As to the former point, the profound ahistorical character of this traipsing off to heaven or hell under one’s national banner, I observe that until the coming of Christ, the God whom we Christians worship was the tribal God of the Jews, and was recognized as such.  The truly revolutionary nature of Christ’s coming among us is revealed in the very beginning of the story, by the angel of the Lord who appears to the sore-afraid shepherds:  “Behold, I bring you glad tidings of great joy, which shall be unto all nations.”  The Good News is not confined to the Jews, or to any other people.  It is for all, each and all of us.  Jesus did not preach to the power-brokers, to the soldiers or the administrators.  Further, I am unaware of any passage in any of the Gospels or the balance of the New Testament in which the enactment of statutes is prescribed as the device by which Christianity’s precepts are to be realized.  For that matter, if salvation or damnation is determined at the level of political units by collective political action, then no Christian until the time of Constantine could expect other than eternal damnation, because until then there was no Christianized political unit.  If one is to dispute that conclusion then one must accept as true the proposition that governmental action is not indispensable to Christianity (and if it is, then America’s got trouble with its First Amendment, but that’s a rant for another day) or to salvation for a Christian.  It then follows that one must ask, in terms of any particular government action, whether that action does or does not conform to the tenets of Christianity.  And here I must refer Gentle Reader to an expression used by Jesus:  “By their fruits shall ye know them.”  Not by how they look, or how they make the orchard keeper feel about himself, but by their fruits shall ye know the tree.  It is impossible to square that notion of judging-by-what-is-done with the make-a-statement approach to public policy.

Keeping all of the above in mind and working the subject back around to it, it seems to me that to the extent that Bonhoeffer’s notion of “cheap grace” can be applied to public policy questions at all, that the logic of his thought would reject the idea that “costly grace” is to be achieved through governmental ukase.  After all, does not the entire socialist experiment (an experiment on the lives of others, let us not overlook) practically encourage the view of, “I pay my taxes; I’m done”?  [Sure enough, if you look at charitable giving in the U.S., you find it is by a wide margin greater than among societies who’ve out-sourced their virtue to the bureaucracy.]  What moral grasping-of-the-nettle does it require to fade a check to Uncle Sugar every April 15?  Is not the Christian’s perpetual prayer, “O Lord, show me Your Way”?  Why is it important that the Way be revealed to us?  It can only be important if we may — indeed must — choose between the Way of God and the way of sin, without necessarily being able to tell plainly which is which.  Of what relevance is that prayer when our choice is reduced to (i) pay your taxes or (ii) have the IRS come and pick you clean, then send you to jail?  When I am deprived by my government of the means to satisfy any of them, what moral significance is it to agonize over where my duty (about which word General Lee was spot-on right, by the way) lies as among my children, my wife, my aged parents, the people who are employed in the law firm I’m expected to keep afloat, my clients, the local charities whose board meetings are exercises in making two-plus-two come out to seven?  When you deprive me of the means to give physical form and effect to my moral judgments, you reduce my moral agency to no more than an academic curiosity.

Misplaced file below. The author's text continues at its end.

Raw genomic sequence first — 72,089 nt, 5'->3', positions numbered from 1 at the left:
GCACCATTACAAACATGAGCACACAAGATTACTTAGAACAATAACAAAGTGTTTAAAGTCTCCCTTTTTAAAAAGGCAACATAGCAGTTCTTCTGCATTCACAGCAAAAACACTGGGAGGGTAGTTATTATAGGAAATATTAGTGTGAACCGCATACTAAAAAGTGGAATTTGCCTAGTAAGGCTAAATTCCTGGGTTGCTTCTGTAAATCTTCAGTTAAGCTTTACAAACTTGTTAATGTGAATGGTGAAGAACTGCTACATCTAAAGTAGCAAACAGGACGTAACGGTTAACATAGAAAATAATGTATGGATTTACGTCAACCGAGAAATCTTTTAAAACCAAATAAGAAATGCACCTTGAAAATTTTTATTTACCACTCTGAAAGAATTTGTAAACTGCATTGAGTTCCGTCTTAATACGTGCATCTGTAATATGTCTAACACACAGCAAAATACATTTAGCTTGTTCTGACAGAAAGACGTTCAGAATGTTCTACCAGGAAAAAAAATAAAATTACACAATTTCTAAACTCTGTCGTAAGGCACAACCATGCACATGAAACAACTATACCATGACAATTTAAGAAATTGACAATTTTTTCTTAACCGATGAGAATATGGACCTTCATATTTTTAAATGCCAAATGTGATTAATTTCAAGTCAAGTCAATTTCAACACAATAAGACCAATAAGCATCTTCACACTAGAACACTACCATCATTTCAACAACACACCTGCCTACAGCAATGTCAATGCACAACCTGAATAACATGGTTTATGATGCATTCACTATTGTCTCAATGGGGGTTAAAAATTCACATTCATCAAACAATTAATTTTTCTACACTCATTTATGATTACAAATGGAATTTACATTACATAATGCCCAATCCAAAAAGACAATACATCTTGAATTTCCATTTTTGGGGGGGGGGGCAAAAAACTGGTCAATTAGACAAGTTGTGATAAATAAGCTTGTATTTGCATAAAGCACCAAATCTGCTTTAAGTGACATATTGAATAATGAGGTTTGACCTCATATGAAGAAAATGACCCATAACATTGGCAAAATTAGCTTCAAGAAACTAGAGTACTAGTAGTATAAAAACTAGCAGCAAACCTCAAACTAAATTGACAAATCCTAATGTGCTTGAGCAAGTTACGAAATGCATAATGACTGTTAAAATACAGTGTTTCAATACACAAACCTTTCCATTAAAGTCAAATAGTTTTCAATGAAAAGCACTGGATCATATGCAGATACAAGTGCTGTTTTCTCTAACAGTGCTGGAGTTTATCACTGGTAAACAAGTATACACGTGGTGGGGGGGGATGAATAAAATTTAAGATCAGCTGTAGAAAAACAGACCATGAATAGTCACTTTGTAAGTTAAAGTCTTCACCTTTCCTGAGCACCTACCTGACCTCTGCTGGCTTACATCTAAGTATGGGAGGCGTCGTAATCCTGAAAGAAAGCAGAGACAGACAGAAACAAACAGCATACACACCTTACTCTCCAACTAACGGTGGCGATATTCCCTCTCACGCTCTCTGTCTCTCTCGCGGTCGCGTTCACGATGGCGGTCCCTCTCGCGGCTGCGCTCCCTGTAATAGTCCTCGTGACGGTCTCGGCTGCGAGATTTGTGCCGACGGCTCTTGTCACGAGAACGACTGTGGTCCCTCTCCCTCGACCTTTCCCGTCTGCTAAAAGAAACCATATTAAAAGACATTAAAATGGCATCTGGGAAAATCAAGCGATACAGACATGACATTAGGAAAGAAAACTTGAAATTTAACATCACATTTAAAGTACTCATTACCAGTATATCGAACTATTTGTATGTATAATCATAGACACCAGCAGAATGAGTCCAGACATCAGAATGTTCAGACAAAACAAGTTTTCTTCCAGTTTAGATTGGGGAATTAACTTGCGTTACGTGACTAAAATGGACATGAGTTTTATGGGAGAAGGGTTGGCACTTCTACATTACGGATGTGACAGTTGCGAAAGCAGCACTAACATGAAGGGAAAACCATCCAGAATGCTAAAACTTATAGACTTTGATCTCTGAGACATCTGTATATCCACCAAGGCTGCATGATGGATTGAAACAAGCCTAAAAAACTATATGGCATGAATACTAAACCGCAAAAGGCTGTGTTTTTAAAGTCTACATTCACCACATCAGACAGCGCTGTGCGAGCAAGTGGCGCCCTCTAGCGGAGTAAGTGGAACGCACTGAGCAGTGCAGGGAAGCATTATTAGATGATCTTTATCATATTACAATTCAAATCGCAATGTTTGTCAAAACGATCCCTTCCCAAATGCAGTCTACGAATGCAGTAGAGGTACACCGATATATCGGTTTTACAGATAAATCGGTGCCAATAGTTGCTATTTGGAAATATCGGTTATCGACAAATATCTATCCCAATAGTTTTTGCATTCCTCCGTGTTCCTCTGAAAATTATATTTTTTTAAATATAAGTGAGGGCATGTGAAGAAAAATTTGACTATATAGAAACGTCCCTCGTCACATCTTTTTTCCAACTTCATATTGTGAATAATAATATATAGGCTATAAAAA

This attribute of collectivism is no accident, either.  The aspect which makes Marxism (and other doctrines which reduce man to a component mechanism in someone else’s grand design) such a monstrous philosophical system is that it denies the moral agency of man.  I mean, think about it:  Adam and Eve were already made in the image of God.  What needed they to “be like God,” as they are told?  Knowledge of good and evil, morality in short.  It is our moral capacity, our ability to decide between what is just and what is unjust and act accordingly, that is the essence of the divine spark within us.  The entire rest of creation beyond mankind is incapable of “good” or “evil.”  When you reduce me to being a cog in someone else’s machine, whether you believe the purpose of that machine is “social justice” or “national greatness” or “forging the new communist man,” what you do is deprive me of my birthright as a child of God.

I deny you may claim “grace” from having done so.